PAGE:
FSpaceRPG article

Status: Official

Albedo is the term used for the diffuse reflectivity or reflecting power of a surface. It is defined as the ratio of reflected radiation from the surface to incident radiation upon it. It is typically measured on a scale from zero for no reflecting power of a perfectly black surface, to 1 (or 100%) for perfect reflection of a white surface.

Albedo depends on the frequency of the radiation and for FSpaceRPG purposes it usually refers to some appropriate average across the spectrum of visible light, and is presumed to be a relatively uniform direction when measuring planet temperatures with the World Temperature Calc app.

The albedo is an important concept in climatology and astronomy. Our app usually refers to the terrestrial climatology albedo and not the astronomical albedo of space bodies. The average overall albedo of Earth, its planetary albedo, is 30 to 35 percent (0.3 to 0.35 for use with our app), because of the cloud cover and underlying terrain features.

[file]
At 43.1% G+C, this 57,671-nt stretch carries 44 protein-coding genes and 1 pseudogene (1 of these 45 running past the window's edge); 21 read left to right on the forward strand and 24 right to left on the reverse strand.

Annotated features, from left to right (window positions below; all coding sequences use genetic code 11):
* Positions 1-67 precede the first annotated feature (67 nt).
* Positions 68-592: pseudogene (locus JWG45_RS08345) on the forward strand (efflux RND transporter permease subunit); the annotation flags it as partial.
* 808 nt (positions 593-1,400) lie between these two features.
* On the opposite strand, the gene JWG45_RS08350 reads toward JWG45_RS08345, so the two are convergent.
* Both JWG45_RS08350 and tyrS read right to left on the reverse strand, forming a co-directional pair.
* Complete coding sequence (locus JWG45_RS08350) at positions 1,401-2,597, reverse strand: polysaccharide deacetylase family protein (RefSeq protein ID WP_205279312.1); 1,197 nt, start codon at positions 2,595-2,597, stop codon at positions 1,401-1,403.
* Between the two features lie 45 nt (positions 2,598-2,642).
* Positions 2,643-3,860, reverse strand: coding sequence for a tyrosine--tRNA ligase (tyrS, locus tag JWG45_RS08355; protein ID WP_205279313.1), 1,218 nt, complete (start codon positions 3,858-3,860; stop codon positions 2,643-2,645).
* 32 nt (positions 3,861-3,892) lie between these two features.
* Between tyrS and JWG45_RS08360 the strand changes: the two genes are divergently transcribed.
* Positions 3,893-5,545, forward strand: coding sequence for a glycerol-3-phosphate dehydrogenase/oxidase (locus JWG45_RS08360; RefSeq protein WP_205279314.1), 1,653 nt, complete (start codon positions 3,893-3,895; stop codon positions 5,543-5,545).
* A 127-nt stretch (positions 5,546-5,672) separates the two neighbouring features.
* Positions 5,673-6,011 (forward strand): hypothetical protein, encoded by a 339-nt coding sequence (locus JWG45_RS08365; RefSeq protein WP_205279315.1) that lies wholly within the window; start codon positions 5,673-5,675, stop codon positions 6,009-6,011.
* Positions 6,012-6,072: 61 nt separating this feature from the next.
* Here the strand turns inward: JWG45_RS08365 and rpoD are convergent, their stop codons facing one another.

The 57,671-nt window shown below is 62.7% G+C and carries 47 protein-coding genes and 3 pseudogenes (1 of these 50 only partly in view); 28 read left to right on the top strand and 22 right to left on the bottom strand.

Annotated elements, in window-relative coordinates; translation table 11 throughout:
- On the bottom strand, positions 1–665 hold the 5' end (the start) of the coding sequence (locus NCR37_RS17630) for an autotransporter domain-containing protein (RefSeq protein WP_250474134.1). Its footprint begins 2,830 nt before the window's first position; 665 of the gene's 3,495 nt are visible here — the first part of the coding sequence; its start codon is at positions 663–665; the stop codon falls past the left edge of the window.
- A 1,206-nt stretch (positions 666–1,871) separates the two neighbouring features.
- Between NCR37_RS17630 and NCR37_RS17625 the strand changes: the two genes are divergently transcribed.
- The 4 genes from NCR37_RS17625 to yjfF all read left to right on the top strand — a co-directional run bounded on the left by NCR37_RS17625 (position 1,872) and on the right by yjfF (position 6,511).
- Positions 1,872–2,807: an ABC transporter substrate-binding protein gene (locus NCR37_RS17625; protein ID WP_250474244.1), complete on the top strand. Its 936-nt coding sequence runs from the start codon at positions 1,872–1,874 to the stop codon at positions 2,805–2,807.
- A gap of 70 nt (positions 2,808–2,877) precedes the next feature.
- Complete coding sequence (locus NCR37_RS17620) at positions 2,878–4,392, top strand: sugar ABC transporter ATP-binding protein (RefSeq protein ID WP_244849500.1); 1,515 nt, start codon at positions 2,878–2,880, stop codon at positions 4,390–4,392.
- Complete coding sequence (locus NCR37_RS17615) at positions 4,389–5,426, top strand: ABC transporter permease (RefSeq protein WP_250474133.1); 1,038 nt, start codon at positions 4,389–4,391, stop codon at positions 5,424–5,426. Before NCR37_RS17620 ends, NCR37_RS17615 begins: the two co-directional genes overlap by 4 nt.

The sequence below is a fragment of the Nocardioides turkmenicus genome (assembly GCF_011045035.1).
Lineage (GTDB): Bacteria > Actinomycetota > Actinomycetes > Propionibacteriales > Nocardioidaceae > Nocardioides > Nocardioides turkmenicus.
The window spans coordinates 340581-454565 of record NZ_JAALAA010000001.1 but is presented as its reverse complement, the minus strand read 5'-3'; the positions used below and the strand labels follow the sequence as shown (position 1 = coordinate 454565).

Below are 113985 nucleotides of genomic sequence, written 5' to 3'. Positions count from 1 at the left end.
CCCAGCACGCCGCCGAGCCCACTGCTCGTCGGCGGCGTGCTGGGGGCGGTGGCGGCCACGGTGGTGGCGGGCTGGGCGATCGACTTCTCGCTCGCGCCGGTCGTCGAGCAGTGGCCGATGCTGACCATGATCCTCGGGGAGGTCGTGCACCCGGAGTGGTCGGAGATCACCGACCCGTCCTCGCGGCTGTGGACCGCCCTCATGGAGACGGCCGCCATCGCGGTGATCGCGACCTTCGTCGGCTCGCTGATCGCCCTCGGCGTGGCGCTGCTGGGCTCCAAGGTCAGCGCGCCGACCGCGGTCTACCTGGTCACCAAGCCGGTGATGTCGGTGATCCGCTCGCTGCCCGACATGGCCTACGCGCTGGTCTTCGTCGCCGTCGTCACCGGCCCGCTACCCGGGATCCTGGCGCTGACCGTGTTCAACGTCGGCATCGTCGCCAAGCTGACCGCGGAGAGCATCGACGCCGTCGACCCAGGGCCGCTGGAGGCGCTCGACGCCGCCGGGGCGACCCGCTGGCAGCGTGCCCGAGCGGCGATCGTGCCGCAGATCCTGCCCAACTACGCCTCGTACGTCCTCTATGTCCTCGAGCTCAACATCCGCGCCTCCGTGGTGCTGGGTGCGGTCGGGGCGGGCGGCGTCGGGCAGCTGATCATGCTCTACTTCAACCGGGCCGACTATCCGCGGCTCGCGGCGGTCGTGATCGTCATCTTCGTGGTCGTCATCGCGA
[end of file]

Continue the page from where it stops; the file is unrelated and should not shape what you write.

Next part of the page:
Our app computes with an Albedo of 0.3 a figure over 10 degrees warmer than the current average surface temperature. This is closer to a more aqua planet than our own. We hope to fix this in future.

The following table is a set of typical albedos for certain surfaces which you can use to approximate certain kinds of planetary conditions.

SurfaceTypical Albedo
Fresh asphalt0.04
Worn asphalt0.12
Conifer forest (Summer)0.08 to 0.15
Deciduous trees0.15 to 0.18
Bare soil0.17
Green grass0.25
Desert sand0.4
New concrete0.55
Ocean ice0.5 to 0.7
Fresh snow0.8 to 0.9
Cloudsnear 0.0 to 0.8

The following table is a set of typical albedos for certain planets in our solar system:

PlanetTypical Albedo
Venus0.15 to 0.16
Earth0.3 to 0.35
Mars0.17 to 0.25
Io0.61 to 0.65

Solar system body albedos get updated periodically as research continues. Some of these figures relate to geometric or bond based albedos and not the terrestrial based albedo we typical use in the formula. If you want to be accurate, do some further research online. NASA, ESA, JPL and other online source should have the latest data.

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